• There's a popular theory that it takes 21 days to form a habit
  • Researchers looked at two habits: washing hands and going to the gym
  • It actually takes months to develop a gym-going habit

Those trying to form a nice new habit may be wondering how long it would take before it starts to take shape. Unfortunately, there's no "magic number" for it, not even the famed 21-day time.

You might have heard of the idea that it takes 21 days to form a new habit. The idea is simple: do the new activity (or perhaps quit the behavior) for 21 days and then it should be a new habit after that.

This idea likely stems from a 1960 book by plastic surgeon Dr. Maxwell Maltz, wherein he noted that it seemed to take patients 21 days to adapt to the change.

But is this really applicable to forming new habits?

A team of scientists used machine learning to study habit formation — reportedly the first ones to do so, according to the California Institute of Technology (Caltech). For their study, which was published Monday in the journal Proceedings of the National Academy of Sciences, the team focused on two habits: hand washing and going to the gym.

They partnered with 24 Hour Fitness to look at the data of people who swiped their badges to enter gyms over the course of four years. They also collected data from a company that uses radio frequency identification (RFID) to monitor hand washing among hospital workers during their shifts, covering 100 shifts.

The researchers found rather interesting results.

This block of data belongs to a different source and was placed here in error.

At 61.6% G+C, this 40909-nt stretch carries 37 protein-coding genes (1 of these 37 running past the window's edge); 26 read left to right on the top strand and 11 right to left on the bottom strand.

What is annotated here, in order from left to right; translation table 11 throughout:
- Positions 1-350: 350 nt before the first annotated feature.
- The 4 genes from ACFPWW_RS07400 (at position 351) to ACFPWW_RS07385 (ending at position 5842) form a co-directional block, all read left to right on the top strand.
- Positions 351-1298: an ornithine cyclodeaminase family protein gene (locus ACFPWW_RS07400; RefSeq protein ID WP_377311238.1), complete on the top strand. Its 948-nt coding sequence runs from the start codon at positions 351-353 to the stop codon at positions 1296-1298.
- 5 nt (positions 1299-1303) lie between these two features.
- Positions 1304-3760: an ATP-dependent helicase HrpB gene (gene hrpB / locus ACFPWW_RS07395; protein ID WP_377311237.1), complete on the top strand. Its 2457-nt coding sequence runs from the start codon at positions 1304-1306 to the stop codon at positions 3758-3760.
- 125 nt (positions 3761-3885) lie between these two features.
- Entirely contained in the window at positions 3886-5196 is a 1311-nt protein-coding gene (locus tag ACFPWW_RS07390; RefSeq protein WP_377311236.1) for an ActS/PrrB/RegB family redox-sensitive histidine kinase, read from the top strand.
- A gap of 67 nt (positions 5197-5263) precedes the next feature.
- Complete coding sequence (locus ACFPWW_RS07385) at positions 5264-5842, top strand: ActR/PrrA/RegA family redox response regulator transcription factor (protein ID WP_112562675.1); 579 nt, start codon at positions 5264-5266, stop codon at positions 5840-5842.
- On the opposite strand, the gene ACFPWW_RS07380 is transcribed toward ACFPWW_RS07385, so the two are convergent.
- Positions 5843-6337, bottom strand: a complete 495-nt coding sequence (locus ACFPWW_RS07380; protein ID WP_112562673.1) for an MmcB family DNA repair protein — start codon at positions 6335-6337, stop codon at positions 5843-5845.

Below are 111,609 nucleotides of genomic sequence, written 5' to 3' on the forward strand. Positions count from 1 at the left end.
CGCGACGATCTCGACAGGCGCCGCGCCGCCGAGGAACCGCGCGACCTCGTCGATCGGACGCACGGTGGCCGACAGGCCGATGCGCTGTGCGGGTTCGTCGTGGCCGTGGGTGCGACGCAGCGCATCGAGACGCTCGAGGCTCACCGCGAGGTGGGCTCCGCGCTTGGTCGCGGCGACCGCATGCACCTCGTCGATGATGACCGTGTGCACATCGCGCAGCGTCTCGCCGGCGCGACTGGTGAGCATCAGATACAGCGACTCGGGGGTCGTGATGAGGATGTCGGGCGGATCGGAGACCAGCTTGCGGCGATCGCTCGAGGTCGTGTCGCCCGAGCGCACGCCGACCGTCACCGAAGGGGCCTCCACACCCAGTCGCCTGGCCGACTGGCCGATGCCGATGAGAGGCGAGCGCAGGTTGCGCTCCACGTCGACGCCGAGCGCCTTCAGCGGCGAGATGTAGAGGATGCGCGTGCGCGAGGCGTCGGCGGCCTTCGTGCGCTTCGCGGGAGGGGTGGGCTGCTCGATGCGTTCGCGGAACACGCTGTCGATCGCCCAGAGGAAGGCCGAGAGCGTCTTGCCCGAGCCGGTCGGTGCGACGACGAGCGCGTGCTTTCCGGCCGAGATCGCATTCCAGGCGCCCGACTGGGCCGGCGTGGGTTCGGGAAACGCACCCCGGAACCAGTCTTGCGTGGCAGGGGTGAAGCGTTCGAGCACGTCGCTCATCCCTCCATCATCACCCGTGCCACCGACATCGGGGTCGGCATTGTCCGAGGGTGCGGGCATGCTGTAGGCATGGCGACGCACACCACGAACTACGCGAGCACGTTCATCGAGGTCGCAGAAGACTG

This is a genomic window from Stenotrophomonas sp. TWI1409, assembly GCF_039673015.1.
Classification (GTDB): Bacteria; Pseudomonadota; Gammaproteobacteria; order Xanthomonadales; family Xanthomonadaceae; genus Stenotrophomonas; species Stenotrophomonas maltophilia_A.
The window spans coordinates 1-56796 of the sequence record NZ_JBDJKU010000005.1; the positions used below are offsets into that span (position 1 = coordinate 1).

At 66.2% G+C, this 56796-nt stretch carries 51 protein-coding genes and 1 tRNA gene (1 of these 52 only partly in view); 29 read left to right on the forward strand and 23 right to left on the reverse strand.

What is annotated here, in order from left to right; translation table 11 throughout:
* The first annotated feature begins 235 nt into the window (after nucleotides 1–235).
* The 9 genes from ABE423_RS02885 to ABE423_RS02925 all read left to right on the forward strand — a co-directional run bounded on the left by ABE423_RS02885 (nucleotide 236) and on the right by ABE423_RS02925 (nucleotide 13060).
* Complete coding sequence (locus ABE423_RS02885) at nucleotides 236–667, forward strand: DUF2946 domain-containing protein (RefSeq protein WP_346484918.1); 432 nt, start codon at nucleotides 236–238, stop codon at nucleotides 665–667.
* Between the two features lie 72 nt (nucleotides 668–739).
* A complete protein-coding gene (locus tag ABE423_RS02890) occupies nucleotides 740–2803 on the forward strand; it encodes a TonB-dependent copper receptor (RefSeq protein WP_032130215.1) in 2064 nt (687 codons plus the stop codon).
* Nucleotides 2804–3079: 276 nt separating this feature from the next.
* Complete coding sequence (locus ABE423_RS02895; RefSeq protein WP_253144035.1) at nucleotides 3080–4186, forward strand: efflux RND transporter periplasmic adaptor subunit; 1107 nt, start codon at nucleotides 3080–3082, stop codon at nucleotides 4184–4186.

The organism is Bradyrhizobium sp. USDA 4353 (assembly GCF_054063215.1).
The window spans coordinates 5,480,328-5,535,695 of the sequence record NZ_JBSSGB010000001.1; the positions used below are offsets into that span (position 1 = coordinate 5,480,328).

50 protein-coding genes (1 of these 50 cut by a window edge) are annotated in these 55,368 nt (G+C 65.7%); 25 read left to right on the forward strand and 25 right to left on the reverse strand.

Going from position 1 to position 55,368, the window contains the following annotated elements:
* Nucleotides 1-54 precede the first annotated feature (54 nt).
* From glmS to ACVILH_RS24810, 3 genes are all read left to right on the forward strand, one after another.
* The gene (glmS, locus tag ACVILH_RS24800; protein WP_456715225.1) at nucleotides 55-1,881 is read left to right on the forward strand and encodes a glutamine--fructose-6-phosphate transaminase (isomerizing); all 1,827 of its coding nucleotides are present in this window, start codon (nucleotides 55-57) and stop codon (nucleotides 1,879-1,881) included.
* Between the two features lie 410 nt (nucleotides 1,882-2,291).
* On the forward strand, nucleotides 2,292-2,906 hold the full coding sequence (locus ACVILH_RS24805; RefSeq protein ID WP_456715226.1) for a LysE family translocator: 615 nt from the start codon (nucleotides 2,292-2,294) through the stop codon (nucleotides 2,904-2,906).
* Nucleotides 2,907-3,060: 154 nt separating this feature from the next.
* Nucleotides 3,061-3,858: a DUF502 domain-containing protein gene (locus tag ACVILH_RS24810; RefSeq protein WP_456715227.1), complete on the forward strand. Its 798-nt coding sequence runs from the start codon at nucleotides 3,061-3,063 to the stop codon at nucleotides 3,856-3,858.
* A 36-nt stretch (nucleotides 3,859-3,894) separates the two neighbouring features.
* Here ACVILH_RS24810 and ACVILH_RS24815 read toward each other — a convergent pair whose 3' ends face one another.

"Contrary to the popular belief in a 'magic number' of days to develop a habit, we find that it typically takes months to form the habit of going to the gym but weeks to develop the habit of handwashing in the hospital," the researchers wrote.

It takes an average of about six months to form the gym-going habit, which is quite far from the 21-day theory.

The idea that it takes 21 days to form a habit is "not based on any science," study author Colin Camerer, of Caltech, said in the release. The study shows the time taken to form a habit depends on the habit itself, as well as on various other factors.

For instance, about 69% of the gymgoers went to the gym on the same days of the week. The time that had passed since a previous gym visit also plays a role in understanding whether someone would visit again — the longer the gap since the last visit, the less likely it was to become a habit.

"There is no magic number for habit formation," another study author, Anastasia Buyalskaya of École des hautes études commerciales de Paris (HEC Paris), said in the Caltech release.

Forming a habit doesn't just happen simply because one did it for a set number of days.

The study also highlights the use of machine learning in looking at people's habits in the natural environment, the researchers said. In previous such studies, people simply had to answer surveys. Using machine learning, instead, allowed them to have an objective measurement of gym attendance and hand washing.

"With machine learning, we can observe hundreds of context variables that may be predictive of behavioral execution," Buyalskaya noted. "You don't necessarily have to start with a hypothesis about a specific variable, as the machine learning does the work for us to find the relevant ones."

Here, gym equipment is pictured January 9, 2017. Pixabay